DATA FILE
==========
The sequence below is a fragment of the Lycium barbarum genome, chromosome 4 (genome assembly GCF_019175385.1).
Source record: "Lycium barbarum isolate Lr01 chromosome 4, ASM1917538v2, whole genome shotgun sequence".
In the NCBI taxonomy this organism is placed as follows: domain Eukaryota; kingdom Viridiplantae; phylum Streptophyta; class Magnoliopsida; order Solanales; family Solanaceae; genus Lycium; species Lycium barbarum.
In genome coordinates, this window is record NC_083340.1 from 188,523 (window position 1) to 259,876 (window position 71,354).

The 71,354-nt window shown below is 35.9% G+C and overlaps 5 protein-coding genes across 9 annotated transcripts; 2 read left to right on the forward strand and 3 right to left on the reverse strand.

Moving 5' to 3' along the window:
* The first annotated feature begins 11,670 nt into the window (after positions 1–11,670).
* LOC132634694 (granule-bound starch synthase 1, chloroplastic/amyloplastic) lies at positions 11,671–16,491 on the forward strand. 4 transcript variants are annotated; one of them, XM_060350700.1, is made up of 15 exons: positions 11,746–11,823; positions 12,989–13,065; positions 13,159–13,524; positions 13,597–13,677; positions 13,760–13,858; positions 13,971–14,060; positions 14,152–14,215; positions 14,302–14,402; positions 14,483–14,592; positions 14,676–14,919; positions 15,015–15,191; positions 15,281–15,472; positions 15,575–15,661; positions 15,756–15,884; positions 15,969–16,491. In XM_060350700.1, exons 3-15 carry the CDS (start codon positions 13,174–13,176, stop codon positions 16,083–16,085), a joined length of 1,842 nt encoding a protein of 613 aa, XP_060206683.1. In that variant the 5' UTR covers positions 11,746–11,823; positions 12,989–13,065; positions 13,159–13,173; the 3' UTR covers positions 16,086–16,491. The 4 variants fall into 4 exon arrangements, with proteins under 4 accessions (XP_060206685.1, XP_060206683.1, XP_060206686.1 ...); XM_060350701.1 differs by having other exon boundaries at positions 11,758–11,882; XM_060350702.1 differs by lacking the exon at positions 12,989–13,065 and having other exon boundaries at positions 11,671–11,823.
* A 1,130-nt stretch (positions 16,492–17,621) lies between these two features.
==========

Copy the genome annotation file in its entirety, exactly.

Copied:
The sequence below is a fragment of the Lycium barbarum genome, chromosome 4 (genome assembly GCF_019175385.1).
Source record: "Lycium barbarum isolate Lr01 chromosome 4, ASM1917538v2, whole genome shotgun sequence".
In the NCBI taxonomy this organism is placed as follows: domain Eukaryota; kingdom Viridiplantae; phylum Streptophyta; class Magnoliopsida; order Solanales; family Solanaceae; genus Lycium; species Lycium barbarum.
In genome coordinates, this window is record NC_083340.1 from 188,523 (window position 1) to 259,876 (window position 71,354).

The 71,354-nt window shown below is 35.9% G+C and overlaps 5 protein-coding genes across 9 annotated transcripts; 2 read left to right on the forward strand and 3 right to left on the reverse strand.

Moving 5' to 3' along the window:
* The first annotated feature begins 11,670 nt into the window (after positions 1–11,670).
* LOC132634694 (granule-bound starch synthase 1, chloroplastic/amyloplastic) lies at positions 11,671–16,491 on the forward strand. 4 transcript variants are annotated; one of them, XM_060350700.1, is made up of 15 exons: positions 11,746–11,823; positions 12,989–13,065; positions 13,159–13,524; positions 13,597–13,677; positions 13,760–13,858; positions 13,971–14,060; positions 14,152–14,215; positions 14,302–14,402; positions 14,483–14,592; positions 14,676–14,919; positions 15,015–15,191; positions 15,281–15,472; positions 15,575–15,661; positions 15,756–15,884; positions 15,969–16,491. In XM_060350700.1, exons 3-15 carry the CDS (start codon positions 13,174–13,176, stop codon positions 16,083–16,085), a joined length of 1,842 nt encoding a protein of 613 aa, XP_060206683.1. In that variant the 5' UTR covers positions 11,746–11,823; positions 12,989–13,065; positions 13,159–13,173; the 3' UTR covers positions 16,086–16,491. The 4 variants fall into 4 exon arrangements, with proteins under 4 accessions (XP_060206685.1, XP_060206683.1, XP_060206686.1 ...); XM_060350701.1 differs by having other exon boundaries at positions 11,758–11,882; XM_060350702.1 differs by lacking the exon at positions 12,989–13,065 and having other exon boundaries at positions 11,671–11,823.
* A 1,130-nt stretch (positions 16,492–17,621) lies between these two features.